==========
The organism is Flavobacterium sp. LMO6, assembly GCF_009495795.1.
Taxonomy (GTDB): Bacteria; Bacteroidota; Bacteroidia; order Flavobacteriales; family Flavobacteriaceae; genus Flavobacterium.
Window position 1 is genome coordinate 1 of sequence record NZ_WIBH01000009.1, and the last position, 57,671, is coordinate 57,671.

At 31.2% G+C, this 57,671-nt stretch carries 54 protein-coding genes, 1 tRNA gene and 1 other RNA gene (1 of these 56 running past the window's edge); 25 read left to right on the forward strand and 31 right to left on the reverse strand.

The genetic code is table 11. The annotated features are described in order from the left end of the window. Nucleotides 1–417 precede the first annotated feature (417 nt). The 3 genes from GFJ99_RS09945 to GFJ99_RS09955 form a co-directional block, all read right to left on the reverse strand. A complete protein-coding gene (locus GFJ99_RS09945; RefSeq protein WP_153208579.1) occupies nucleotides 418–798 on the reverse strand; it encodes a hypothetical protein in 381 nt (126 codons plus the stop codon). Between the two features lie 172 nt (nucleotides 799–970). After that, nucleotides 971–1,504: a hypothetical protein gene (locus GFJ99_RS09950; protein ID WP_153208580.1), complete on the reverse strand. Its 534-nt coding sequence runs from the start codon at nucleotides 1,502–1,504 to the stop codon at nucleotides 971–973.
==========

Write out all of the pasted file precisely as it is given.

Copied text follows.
The organism is Flavobacterium sp. LMO6, assembly GCF_009495795.1.
Taxonomy (GTDB): Bacteria; Bacteroidota; Bacteroidia; order Flavobacteriales; family Flavobacteriaceae; genus Flavobacterium.
Window position 1 is genome coordinate 1 of sequence record NZ_WIBH01000009.1, and the last position, 57,671, is coordinate 57,671.

At 31.2% G+C, this 57,671-nt stretch carries 54 protein-coding genes, 1 tRNA gene and 1 other RNA gene (1 of these 56 running past the window's edge); 25 read left to right on the forward strand and 31 right to left on the reverse strand.

The genetic code is table 11. The annotated features are described in order from the left end of the window. Nucleotides 1–417 precede the first annotated feature (417 nt). The 3 genes from GFJ99_RS09945 to GFJ99_RS09955 form a co-directional block, all read right to left on the reverse strand. A complete protein-coding gene (locus GFJ99_RS09945; RefSeq protein WP_153208579.1) occupies nucleotides 418–798 on the reverse strand; it encodes a hypothetical protein in 381 nt (126 codons plus the stop codon). Between the two features lie 172 nt (nucleotides 799–970). After that, nucleotides 971–1,504: a hypothetical protein gene (locus GFJ99_RS09950; protein ID WP_153208580.1), complete on the reverse strand. Its 534-nt coding sequence runs from the start codon at nucleotides 1,502–1,504 to the stop codon at nucleotides 971–973.